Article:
I Will Miss Summer When It Ends

Celebration

I usually buy one of these when I’m at the markets. At Jean-Talon, at least, there are usually several vendors who sell them (and at least one at Atwater, also. Although the one I got from there cost twice as much. Ouch). Having a selection of all sorts of berries is such a marvelous thing, indeed.

In New Zealand, I am accustomed to a punnet of raspberries or blackberries costing around about NZ$5 (blueberries and strawberries are much more reasonable; and there aren’t a lot of gooseberries about). So it’s completely amazing to be able to get so many delicious berries for so little money – That tray was a whole CA$4.

I’ve probably eaten more raspberries and blackberries in the past two months than I have in, gosh, probably the past eight years; and quite possibly longer.

Unrecipe: Rhubarb and Strawberries

Rhubarb&Strawberries

I had rhubarb in my fridge, and I had strawberries a little past their prime in my fridge; so I made rhubarb and strawberries!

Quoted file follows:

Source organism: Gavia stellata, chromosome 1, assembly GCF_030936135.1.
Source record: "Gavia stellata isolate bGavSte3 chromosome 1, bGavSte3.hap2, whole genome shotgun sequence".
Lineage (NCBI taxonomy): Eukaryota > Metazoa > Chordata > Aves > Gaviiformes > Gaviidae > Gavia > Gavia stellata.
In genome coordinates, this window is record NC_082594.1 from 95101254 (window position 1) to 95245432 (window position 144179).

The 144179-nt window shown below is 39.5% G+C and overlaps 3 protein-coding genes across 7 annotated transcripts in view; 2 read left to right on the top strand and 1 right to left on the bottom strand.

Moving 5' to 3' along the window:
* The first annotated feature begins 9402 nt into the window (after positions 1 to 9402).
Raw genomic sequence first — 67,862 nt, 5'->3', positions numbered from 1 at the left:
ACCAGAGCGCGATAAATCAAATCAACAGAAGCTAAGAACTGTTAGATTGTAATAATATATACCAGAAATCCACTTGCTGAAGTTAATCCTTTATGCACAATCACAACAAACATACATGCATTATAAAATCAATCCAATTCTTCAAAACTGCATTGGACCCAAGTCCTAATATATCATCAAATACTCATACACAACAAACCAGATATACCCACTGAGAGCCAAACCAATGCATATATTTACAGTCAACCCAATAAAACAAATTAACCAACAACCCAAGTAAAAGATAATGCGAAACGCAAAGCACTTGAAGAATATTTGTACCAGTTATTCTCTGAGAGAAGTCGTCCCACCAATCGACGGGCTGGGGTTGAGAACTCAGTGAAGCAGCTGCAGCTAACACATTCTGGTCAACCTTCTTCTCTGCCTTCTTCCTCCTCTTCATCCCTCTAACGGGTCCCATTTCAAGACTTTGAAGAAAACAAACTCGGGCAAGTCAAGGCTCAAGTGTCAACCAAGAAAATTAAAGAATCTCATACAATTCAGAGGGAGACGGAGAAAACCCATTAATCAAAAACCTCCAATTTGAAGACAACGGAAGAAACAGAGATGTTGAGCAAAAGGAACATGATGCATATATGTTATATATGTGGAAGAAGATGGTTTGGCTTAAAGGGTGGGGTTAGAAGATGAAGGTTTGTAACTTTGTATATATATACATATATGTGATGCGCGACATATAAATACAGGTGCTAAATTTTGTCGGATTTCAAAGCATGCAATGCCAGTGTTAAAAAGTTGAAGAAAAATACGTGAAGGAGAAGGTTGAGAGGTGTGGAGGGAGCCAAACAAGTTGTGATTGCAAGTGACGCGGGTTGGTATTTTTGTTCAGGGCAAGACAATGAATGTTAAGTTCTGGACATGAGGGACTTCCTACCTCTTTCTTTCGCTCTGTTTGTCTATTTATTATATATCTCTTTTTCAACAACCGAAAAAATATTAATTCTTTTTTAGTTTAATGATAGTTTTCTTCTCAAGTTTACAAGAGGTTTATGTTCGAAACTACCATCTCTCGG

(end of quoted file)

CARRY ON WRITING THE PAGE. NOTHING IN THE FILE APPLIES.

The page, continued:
The unrecipe is to chop rhubarb (about 5 stalks, in my case) into bits and put at the bottom of a saucepan and give it a sprinkling with a couple of tablespoons caster sugar (Normal sugar would probably work just as well; but I perceive the colour of rhubarb being nicer when I use caster sugar). Add just a little bit of water – a couple millimeters deep, so that the rhubarb has a chance to let go of it’s juice before burning becomes a problem.

In unrecipe land, I put quartered strawberries on top; and everything worked out fine.

In hindsight land, give the rhubarb a head start (over medium heat) before adding quartered strawberries.

In either case, cook the fruit over a medium heat until it’s pretty and pink; and the rhubarb has softened up.

Yum yum yum.

Ginger Poached Pears with Vanilla Custard and Walnut Praline

Pears w/ custard and praline

This was dessert last night. It is pears, halved and poached in a simple-syrup with ginger; sitting on vanilla custard with walnut praline in the cored holes of the pears. I served it in wide Martini glasses (they’re oh so pretty, but so easy to spill your drink out of); and it tasted even better than it looks.

For The Pears
I halved and cored four pears (handy hint: use a melon baller to do the coring); and put them in a wide saute pan with one cup of sugar and about four cups of water (enough to cover most of the pears), along with a finger of peeled ginger sliced up. The pears were then cooked over a low heat for an hour, being flipped over every twenty minutes or so.

For the Custard